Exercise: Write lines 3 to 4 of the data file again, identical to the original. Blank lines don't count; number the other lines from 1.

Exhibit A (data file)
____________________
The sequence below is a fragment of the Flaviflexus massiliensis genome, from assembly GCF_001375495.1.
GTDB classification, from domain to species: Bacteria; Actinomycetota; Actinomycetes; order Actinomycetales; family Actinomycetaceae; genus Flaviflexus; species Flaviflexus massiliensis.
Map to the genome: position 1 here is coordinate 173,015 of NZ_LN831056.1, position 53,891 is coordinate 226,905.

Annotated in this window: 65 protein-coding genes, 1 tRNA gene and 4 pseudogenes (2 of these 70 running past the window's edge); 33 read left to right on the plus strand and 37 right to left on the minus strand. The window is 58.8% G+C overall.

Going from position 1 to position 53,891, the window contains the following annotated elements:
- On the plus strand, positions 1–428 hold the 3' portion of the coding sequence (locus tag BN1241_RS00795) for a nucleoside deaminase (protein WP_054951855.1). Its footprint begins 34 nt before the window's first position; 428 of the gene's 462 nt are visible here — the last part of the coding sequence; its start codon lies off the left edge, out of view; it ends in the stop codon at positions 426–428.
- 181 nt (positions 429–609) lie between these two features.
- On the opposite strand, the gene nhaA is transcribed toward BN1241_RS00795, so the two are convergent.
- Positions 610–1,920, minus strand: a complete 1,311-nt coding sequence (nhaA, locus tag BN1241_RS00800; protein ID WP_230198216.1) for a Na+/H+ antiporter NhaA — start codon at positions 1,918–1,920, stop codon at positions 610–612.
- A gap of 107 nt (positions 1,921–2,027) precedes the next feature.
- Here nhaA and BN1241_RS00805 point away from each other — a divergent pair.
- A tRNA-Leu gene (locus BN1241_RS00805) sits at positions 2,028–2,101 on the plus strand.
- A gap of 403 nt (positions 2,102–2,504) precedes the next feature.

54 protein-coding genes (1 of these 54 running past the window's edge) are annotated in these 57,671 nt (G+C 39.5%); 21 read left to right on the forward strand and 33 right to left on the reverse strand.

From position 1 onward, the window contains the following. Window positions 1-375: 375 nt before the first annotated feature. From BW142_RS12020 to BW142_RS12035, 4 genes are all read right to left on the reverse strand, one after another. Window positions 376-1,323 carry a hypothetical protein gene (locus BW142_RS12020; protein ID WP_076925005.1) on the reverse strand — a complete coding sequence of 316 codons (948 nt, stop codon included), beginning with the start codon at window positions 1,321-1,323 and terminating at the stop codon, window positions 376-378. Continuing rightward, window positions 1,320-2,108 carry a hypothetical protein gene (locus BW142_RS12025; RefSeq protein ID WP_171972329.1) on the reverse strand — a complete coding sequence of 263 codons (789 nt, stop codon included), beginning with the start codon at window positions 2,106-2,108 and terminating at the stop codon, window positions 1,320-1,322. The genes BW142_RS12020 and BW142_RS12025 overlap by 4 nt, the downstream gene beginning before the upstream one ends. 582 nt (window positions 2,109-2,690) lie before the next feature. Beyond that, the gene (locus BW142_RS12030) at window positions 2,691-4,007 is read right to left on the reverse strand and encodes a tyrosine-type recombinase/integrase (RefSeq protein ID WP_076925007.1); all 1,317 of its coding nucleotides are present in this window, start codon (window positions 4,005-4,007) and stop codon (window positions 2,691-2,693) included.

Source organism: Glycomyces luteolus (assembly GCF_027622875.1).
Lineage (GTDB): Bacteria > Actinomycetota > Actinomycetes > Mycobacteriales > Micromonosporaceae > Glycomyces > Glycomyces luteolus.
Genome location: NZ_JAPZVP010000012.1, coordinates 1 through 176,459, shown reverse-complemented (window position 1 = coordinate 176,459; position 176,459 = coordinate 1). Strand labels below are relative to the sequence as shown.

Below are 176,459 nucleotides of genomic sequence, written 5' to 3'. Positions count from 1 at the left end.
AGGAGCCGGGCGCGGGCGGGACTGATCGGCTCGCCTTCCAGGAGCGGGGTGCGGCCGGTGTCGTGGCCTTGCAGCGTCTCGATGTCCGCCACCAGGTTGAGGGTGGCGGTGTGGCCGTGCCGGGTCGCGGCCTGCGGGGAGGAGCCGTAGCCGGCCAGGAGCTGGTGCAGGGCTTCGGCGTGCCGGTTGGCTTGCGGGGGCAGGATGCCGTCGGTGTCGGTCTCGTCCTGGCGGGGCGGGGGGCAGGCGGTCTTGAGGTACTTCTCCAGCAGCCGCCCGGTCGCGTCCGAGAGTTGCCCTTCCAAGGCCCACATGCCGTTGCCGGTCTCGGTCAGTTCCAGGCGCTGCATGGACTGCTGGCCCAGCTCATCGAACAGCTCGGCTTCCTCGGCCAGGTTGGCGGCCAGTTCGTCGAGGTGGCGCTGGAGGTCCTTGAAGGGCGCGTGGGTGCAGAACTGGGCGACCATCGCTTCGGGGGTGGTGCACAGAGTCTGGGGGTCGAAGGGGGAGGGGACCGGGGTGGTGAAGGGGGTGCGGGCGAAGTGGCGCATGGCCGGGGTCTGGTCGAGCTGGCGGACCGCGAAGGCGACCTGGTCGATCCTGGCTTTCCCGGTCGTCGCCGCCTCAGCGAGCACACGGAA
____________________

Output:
Map to the genome: position 1 here is coordinate 173,015 of NZ_LN831056.1, position 53,891 is coordinate 226,905.

Annotated in this window: 65 protein-coding genes, 1 tRNA gene and 4 pseudogenes (2 of these 70 running past the window's edge); 33 read left to right on the plus strand and 37 right to left on the minus strand. The window is 58.8% G+C overall.